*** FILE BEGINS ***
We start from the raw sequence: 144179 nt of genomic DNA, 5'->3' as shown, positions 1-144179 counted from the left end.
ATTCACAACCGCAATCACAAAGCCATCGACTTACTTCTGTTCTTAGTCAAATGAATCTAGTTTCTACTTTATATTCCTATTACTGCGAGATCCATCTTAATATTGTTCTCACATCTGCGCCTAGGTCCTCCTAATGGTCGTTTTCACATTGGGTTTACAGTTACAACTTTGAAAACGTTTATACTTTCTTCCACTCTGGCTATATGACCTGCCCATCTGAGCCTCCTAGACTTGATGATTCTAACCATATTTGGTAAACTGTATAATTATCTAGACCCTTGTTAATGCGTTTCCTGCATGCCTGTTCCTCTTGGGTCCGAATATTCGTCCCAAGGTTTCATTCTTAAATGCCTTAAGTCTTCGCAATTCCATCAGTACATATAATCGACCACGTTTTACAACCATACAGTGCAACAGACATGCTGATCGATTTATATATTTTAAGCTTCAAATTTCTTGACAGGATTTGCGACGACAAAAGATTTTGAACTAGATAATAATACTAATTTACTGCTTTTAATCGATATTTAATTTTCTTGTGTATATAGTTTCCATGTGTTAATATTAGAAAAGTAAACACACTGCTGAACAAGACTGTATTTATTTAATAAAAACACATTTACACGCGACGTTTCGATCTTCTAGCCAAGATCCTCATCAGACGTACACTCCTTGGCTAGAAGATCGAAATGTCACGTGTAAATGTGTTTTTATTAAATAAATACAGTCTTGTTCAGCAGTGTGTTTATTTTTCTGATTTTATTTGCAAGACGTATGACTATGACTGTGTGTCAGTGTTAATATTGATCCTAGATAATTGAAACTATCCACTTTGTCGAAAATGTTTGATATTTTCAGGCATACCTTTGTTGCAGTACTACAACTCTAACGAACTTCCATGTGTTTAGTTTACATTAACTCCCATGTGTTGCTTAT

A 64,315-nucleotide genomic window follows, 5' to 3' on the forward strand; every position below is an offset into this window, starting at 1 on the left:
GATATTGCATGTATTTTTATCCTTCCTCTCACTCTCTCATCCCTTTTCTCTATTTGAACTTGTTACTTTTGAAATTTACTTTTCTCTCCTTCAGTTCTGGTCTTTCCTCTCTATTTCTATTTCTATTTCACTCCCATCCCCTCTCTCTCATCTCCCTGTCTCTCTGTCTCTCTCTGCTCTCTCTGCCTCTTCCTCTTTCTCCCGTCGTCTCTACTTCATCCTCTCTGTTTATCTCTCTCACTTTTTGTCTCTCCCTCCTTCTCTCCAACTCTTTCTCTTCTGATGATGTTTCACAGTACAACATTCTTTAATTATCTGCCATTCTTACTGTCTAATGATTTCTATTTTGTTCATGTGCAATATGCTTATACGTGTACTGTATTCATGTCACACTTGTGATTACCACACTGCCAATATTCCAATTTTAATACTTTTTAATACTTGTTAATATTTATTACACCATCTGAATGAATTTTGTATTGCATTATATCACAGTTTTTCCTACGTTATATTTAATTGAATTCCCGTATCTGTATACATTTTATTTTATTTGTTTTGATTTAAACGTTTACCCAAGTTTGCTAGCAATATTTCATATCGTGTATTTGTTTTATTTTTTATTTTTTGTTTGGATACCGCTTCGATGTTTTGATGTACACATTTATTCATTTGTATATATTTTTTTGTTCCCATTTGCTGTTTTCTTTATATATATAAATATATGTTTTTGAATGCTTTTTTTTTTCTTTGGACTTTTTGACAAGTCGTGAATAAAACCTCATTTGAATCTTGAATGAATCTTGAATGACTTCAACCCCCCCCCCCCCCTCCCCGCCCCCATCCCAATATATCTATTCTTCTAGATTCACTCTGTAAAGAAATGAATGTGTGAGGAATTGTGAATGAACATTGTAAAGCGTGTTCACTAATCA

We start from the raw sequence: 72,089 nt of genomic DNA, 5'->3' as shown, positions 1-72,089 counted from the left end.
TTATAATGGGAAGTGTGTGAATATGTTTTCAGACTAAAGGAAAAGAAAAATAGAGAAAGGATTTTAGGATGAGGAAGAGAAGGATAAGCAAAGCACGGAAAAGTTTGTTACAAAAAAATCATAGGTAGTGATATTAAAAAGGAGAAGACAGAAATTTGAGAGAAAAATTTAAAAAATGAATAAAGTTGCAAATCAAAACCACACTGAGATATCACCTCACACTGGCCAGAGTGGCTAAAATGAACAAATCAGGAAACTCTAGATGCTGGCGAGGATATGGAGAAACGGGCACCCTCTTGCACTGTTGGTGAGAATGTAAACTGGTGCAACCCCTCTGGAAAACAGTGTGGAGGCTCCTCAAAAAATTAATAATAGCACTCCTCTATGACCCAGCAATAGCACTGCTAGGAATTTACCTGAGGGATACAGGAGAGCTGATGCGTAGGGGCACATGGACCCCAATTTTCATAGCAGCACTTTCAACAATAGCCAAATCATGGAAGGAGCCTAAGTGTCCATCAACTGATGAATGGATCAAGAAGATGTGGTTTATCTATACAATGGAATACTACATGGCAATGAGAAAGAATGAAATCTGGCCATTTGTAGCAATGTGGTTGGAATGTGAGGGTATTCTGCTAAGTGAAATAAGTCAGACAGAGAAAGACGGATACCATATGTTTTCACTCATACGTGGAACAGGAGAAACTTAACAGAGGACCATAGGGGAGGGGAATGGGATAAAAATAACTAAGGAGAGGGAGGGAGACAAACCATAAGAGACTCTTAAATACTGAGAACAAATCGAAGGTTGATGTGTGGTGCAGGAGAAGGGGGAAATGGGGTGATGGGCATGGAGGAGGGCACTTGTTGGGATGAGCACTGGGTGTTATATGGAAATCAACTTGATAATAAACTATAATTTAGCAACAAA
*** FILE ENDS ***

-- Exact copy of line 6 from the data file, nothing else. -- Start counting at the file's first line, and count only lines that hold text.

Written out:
TTATAATGGGAAGTGTGTGAATATGTTTTCAGACTAAAGGAAAAGAAAAATAGAGAAAGGATTTTAGGATGAGGAAGAGAAGGATAAGCAAAGCACGGAAAAGTTTGTTACAAAAAAATCATAGGTAGTGATATTAAAAAGGAGAAGACAGAAATTTGAGAGAAAAATTTAAAAAATGAATAAAGTTGCAAATCAAAACCACACTGAGATATCACCTCACACTGGCCAGAGTGGCTAAAATGAACAAATCAGGAAACTCTAGATGCTGGCGAGGATATGGAGAAACGGGCACCCTCTTGCACTGTTGGTGAGAATGTAAACTGGTGCAACCCCTCTGGAAAACAGTGTGGAGGCTCCTCAAAAAATTAATAATAGCACTCCTCTATGACCCAGCAATAGCACTGCTAGGAATTTACCTGAGGGATACAGGAGAGCTGATGCGTAGGGGCACATGGACCCCAATTTTCATAGCAGCACTTTCAACAATAGCCAAATCATGGAAGGAGCCTAAGTGTCCATCAACTGATGAATGGATCAAGAAGATGTGGTTTATCTATACAATGGAATACTACATGGCAATGAGAAAGAATGAAATCTGGCCATTTGTAGCAATGTGGTTGGAATGTGAGGGTATTCTGCTAAGTGAAATAAGTCAGACAGAGAAAGACGGATACCATATGTTTTCACTCATACGTGGAACAGGAGAAACTTAACAGAGGACCATAGGGGAGGGGAATGGGATAAAAATAACTAAGGAGAGGGAGGGAGACAAACCATAAGAGACTCTTAAATACTGAGAACAAATCGAAGGTTGATGTGTGGTGCAGGAGAAGGGGGAAATGGGGTGATGGGCATGGAGGAGGGCACTTGTTGGGATGAGCACTGGGTGTTATATGGAAATCAACTTGATAATAAACTATAATTTAGCAACAAA